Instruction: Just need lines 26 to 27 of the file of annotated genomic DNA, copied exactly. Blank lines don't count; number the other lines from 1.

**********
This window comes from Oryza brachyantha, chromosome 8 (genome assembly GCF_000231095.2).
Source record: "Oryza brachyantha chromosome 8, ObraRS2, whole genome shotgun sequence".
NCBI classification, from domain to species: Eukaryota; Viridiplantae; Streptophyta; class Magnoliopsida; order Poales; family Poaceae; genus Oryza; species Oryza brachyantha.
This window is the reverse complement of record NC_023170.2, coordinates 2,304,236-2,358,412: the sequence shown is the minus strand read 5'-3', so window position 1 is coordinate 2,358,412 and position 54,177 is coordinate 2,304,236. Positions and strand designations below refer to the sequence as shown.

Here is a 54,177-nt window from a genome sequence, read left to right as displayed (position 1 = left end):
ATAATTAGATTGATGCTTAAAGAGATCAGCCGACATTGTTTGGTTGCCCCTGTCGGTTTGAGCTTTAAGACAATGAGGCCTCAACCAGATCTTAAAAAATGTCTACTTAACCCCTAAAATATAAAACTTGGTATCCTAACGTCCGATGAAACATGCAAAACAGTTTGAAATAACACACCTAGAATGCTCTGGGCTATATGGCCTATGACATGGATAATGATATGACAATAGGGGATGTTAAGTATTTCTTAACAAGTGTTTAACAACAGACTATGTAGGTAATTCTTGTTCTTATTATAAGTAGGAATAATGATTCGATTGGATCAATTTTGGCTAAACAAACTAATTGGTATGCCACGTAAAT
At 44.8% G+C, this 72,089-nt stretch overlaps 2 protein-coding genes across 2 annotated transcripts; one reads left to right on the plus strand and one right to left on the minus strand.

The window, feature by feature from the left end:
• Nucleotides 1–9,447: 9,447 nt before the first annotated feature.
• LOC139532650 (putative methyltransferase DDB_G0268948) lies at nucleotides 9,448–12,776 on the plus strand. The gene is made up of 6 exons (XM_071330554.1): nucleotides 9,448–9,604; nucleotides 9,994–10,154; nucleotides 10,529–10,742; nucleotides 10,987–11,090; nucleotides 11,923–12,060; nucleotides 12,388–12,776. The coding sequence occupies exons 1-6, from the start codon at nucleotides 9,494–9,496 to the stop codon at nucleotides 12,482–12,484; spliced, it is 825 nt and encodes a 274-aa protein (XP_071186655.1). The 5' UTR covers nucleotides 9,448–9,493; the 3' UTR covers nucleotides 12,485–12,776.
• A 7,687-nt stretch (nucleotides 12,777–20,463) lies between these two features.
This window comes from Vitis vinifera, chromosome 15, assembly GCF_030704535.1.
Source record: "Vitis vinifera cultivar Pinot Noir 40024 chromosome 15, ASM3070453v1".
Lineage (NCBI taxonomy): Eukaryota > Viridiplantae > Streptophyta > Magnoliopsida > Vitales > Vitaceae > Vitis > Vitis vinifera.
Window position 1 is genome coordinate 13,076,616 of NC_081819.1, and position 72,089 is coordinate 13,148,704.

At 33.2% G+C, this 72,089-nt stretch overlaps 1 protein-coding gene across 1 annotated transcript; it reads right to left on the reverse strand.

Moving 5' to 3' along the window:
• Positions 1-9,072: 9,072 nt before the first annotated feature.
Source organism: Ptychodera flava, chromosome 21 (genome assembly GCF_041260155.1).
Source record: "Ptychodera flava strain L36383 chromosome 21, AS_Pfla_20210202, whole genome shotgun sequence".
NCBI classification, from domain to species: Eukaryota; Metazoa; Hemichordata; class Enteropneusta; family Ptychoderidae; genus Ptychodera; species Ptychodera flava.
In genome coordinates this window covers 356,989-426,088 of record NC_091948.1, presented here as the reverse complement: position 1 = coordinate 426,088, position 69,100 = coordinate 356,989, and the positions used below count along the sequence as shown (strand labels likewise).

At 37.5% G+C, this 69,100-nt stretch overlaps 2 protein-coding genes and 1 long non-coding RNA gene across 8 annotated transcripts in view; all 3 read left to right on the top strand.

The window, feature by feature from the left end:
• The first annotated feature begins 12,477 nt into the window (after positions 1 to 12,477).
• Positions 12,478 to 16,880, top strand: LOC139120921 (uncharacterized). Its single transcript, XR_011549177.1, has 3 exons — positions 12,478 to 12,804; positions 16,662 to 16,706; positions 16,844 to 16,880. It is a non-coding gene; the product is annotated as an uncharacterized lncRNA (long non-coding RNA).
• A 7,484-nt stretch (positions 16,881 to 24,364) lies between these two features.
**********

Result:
• Positions 12,478 to 16,880, top strand: LOC139120921 (uncharacterized). Its single transcript, XR_011549177.1, has 3 exons — positions 12,478 to 12,804; positions 16,662 to 16,706; positions 16,844 to 16,880. It is a non-coding gene; the product is annotated as an uncharacterized lncRNA (long non-coding RNA).
• A 7,484-nt stretch (positions 16,881 to 24,364) lies between these two features.